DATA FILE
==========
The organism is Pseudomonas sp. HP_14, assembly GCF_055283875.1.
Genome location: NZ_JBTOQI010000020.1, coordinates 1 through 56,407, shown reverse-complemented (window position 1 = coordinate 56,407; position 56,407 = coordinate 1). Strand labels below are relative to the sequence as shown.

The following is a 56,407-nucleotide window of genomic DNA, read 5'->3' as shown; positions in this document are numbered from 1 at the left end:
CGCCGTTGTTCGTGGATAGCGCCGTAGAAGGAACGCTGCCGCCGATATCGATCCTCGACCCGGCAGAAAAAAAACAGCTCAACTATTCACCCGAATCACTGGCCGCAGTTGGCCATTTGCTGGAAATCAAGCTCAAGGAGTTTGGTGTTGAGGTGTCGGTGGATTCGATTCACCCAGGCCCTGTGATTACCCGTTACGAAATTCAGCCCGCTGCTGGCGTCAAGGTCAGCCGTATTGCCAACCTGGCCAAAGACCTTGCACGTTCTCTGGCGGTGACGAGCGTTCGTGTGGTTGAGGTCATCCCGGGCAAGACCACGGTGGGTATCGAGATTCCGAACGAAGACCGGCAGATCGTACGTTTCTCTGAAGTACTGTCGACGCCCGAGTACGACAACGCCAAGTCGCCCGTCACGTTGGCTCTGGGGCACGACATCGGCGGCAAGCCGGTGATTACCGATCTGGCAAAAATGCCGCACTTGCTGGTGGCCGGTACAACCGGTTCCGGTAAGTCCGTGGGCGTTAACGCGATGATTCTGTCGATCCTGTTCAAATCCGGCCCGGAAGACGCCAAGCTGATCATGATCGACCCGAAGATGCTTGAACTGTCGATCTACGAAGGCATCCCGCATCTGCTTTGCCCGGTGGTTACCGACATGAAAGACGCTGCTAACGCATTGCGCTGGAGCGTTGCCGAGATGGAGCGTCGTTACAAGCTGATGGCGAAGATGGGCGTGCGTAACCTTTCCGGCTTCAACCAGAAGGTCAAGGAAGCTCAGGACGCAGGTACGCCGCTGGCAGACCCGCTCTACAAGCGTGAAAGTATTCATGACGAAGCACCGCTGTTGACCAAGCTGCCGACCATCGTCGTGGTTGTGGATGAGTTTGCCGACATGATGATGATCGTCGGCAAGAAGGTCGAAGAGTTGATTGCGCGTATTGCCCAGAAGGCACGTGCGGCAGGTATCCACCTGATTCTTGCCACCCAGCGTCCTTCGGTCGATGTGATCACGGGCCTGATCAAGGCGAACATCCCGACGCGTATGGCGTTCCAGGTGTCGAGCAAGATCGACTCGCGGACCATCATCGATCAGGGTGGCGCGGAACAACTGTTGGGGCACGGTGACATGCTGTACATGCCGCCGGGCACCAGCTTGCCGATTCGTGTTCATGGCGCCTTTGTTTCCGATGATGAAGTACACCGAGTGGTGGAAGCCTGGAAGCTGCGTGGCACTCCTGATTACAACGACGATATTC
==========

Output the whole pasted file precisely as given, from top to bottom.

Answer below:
The organism is Pseudomonas sp. HP_14, assembly GCF_055283875.1.
Genome location: NZ_JBTOQI010000020.1, coordinates 1 through 56,407, shown reverse-complemented (window position 1 = coordinate 56,407; position 56,407 = coordinate 1). Strand labels below are relative to the sequence as shown.

The following is a 56,407-nucleotide window of genomic DNA, read 5'->3' as shown; positions in this document are numbered from 1 at the left end:
CGCCGTTGTTCGTGGATAGCGCCGTAGAAGGAACGCTGCCGCCGATATCGATCCTCGACCCGGCAGAAAAAAAACAGCTCAACTATTCACCCGAATCACTGGCCGCAGTTGGCCATTTGCTGGAAATCAAGCTCAAGGAGTTTGGTGTTGAGGTGTCGGTGGATTCGATTCACCCAGGCCCTGTGATTACCCGTTACGAAATTCAGCCCGCTGCTGGCGTCAAGGTCAGCCGTATTGCCAACCTGGCCAAAGACCTTGCACGTTCTCTGGCGGTGACGAGCGTTCGTGTGGTTGAGGTCATCCCGGGCAAGACCACGGTGGGTATCGAGATTCCGAACGAAGACCGGCAGATCGTACGTTTCTCTGAAGTACTGTCGACGCCCGAGTACGACAACGCCAAGTCGCCCGTCACGTTGGCTCTGGGGCACGACATCGGCGGCAAGCCGGTGATTACCGATCTGGCAAAAATGCCGCACTTGCTGGTGGCCGGTACAACCGGTTCCGGTAAGTCCGTGGGCGTTAACGCGATGATTCTGTCGATCCTGTTCAAATCCGGCCCGGAAGACGCCAAGCTGATCATGATCGACCCGAAGATGCTTGAACTGTCGATCTACGAAGGCATCCCGCATCTGCTTTGCCCGGTGGTTACCGACATGAAAGACGCTGCTAACGCATTGCGCTGGAGCGTTGCCGAGATGGAGCGTCGTTACAAGCTGATGGCGAAGATGGGCGTGCGTAACCTTTCCGGCTTCAACCAGAAGGTCAAGGAAGCTCAGGACGCAGGTACGCCGCTGGCAGACCCGCTCTACAAGCGTGAAAGTATTCATGACGAAGCACCGCTGTTGACCAAGCTGCCGACCATCGTCGTGGTTGTGGATGAGTTTGCCGACATGATGATGATCGTCGGCAAGAAGGTCGAAGAGTTGATTGCGCGTATTGCCCAGAAGGCACGTGCGGCAGGTATCCACCTGATTCTTGCCACCCAGCGTCCTTCGGTCGATGTGATCACGGGCCTGATCAAGGCGAACATCCCGACGCGTATGGCGTTCCAGGTGTCGAGCAAGATCGACTCGCGGACCATCATCGATCAGGGTGGCGCGGAACAACTGTTGGGGCACGGTGACATGCTGTACATGCCGCCGGGCACCAGCTTGCCGATTCGTGTTCATGGCGCCTTTGTTTCCGATGATGAAGTACACCGAGTGGTGGAAGCCTGGAAGCTGCGTGGCACTCCTGATTACAACGACGATATTC